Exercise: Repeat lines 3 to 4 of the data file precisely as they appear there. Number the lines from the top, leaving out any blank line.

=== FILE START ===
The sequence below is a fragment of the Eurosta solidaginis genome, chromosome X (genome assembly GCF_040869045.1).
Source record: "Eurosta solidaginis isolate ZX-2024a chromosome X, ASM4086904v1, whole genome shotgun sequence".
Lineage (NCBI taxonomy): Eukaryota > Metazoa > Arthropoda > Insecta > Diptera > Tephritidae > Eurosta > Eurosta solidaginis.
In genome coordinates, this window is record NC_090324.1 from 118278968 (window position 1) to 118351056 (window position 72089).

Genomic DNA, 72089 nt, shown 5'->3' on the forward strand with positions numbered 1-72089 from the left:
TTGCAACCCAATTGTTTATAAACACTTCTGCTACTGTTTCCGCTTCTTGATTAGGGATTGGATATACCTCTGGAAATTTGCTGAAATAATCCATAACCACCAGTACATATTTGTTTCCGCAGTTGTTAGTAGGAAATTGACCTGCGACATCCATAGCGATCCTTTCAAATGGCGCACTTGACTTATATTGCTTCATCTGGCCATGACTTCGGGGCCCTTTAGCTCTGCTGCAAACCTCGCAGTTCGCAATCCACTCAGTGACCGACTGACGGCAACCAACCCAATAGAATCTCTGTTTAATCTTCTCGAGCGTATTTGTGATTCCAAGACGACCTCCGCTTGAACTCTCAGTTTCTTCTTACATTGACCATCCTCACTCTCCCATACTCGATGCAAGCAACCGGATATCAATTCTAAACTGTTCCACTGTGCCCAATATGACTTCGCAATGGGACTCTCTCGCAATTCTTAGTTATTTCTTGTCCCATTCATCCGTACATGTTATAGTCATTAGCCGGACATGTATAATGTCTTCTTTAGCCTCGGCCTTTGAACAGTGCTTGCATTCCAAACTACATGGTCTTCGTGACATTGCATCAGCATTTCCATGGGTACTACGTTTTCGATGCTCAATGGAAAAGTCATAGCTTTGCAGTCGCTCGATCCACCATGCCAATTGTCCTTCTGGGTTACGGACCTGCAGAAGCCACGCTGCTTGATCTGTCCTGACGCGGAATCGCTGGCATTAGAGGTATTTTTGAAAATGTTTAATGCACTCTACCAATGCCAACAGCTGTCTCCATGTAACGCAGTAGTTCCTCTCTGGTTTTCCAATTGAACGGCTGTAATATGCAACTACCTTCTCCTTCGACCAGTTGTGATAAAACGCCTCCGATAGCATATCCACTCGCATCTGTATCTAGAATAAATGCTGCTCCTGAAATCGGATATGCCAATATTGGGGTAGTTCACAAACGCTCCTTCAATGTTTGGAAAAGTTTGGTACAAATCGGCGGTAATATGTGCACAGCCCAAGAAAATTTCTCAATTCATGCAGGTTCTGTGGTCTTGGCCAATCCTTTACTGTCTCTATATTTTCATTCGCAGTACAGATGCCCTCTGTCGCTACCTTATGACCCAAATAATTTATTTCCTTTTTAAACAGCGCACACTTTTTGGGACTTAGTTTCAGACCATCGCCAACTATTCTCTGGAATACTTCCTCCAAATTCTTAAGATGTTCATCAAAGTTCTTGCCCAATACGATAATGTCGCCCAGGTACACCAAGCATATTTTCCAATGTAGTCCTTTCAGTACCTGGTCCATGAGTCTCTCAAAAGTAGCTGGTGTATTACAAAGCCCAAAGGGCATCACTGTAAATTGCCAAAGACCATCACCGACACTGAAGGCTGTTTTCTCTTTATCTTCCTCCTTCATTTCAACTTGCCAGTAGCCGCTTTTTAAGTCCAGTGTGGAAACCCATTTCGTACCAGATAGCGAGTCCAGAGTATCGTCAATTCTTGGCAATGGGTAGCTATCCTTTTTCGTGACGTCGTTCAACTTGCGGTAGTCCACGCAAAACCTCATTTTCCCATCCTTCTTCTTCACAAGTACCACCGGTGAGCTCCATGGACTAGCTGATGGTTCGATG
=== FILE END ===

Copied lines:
Lineage (NCBI taxonomy): Eukaryota > Metazoa > Arthropoda > Insecta > Diptera > Tephritidae > Eurosta > Eurosta solidaginis.
In genome coordinates, this window is record NC_090324.1 from 118278968 (window position 1) to 118351056 (window position 72089).